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Clinical Investigations: PEDIATRICS |

Pulse Transit Time as a Measure of Inspiratory Effort in Children*

Jacopo Pagani; Maria Pia Villa; Giovanni Calcagnini; Arianna Alterio; Rosa Ambrosio; Federica Censi; Roberto Ronchetti
Author and Funding Information

*From the Department of Pediatrics (Drs. Pagani, Villa, Alterio, Ambrosio, and Ronchetti), II Faculty S. Andrea University of Rome “La Sapienza”; and Biomedical Engineering Laboratory (Drs. Calcagnini and Censi), Istituto Superiore Sanità, Rome, Italy.

Correspondence to: Jacopo Pagani, MD, PhD, Department of Pediatrics, University of Rome ‘La Sapienza,’ Ospedale “S. Andrea,” Via Colle Sangiovese 36, 00043 Ciampino, Rome, Italy; e-mail: jacopo.pagani@uniroma1.it



Chest. 2003;124(4):1487-1493. doi:10.1378/chest.124.4.1487
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Study objectives: The current criterion standard for measuring inspiratory effort, esophageal manometry, is an invasive procedure that young patients find intolerable. Inspiratory effort can also be assessed noninvasively by measuring the pulse transit time (PTT). PTT is the time the pulse wave (PW) takes to travel between two arterial sites (normally heart to finger). The speed at which the PW travels is directly proportional to arterial BP. When BP rises, PTT shortens. Conversely, when BP falls, PTT lengthens. In this study, we investigated PTT as a measure for evaluating inspiratory effort in children.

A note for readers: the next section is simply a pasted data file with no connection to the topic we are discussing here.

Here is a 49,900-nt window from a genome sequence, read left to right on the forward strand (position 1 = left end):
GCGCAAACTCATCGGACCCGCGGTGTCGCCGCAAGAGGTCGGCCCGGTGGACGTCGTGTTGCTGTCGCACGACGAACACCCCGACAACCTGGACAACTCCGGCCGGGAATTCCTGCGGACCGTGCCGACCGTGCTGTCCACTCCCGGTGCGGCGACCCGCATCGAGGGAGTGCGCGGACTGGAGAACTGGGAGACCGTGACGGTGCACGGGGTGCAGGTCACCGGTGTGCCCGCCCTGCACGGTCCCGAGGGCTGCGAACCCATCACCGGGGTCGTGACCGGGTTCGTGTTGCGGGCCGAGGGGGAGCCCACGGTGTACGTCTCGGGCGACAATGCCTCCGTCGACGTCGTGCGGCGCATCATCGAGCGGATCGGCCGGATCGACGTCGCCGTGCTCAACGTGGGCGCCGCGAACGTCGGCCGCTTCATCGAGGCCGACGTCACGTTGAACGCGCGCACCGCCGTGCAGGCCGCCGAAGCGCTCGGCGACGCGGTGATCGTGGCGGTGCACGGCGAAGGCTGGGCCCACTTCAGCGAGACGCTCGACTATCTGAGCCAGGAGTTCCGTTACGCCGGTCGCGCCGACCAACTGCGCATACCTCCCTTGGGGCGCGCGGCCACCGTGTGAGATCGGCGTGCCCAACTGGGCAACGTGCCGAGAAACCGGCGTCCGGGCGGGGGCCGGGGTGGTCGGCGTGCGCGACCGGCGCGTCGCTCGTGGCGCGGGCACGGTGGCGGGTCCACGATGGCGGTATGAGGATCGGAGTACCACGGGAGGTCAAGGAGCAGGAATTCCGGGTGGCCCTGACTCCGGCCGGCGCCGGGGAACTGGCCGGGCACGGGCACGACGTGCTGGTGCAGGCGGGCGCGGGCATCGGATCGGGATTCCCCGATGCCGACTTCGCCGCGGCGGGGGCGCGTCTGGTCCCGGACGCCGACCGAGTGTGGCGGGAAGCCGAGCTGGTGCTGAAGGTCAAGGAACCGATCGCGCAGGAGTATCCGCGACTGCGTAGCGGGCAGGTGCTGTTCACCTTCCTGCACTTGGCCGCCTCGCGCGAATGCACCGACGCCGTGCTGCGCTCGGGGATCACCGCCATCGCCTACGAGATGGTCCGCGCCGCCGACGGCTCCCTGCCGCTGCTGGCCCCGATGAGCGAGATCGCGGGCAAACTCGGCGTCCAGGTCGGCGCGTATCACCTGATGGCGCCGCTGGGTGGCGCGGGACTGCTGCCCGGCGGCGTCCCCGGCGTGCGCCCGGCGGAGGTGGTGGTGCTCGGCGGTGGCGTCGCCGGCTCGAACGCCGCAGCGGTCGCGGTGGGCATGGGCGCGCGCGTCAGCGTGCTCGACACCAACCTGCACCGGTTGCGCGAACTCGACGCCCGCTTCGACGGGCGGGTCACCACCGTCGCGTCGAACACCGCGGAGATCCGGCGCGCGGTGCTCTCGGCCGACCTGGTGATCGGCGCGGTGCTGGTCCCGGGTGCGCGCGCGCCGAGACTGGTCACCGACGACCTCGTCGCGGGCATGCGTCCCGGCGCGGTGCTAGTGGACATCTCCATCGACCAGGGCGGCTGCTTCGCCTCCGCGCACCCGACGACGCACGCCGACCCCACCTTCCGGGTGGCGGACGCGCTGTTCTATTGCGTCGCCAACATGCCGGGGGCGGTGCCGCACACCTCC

Participants: We studied 15 healthy children (age range, 5 to 12 years; mean age [± SD], 8.3 ± 2.74; 9 male children) selected from patients referred to our pediatric center for routine assessment.

Measurements and results: We assessed changes in the PTT during breathing against known resistances in awake children. Resistance was applied to the nose and mouth with a modified, two-way, nonrebreathing facemask. Our data show a good correlation between the induced inspiratory effort and the amplitude of PTT variations.

Conclusions: PTT should be a useful method for quantifying changes in inspiratory effort due to augmented upper airway resistance in awake children.

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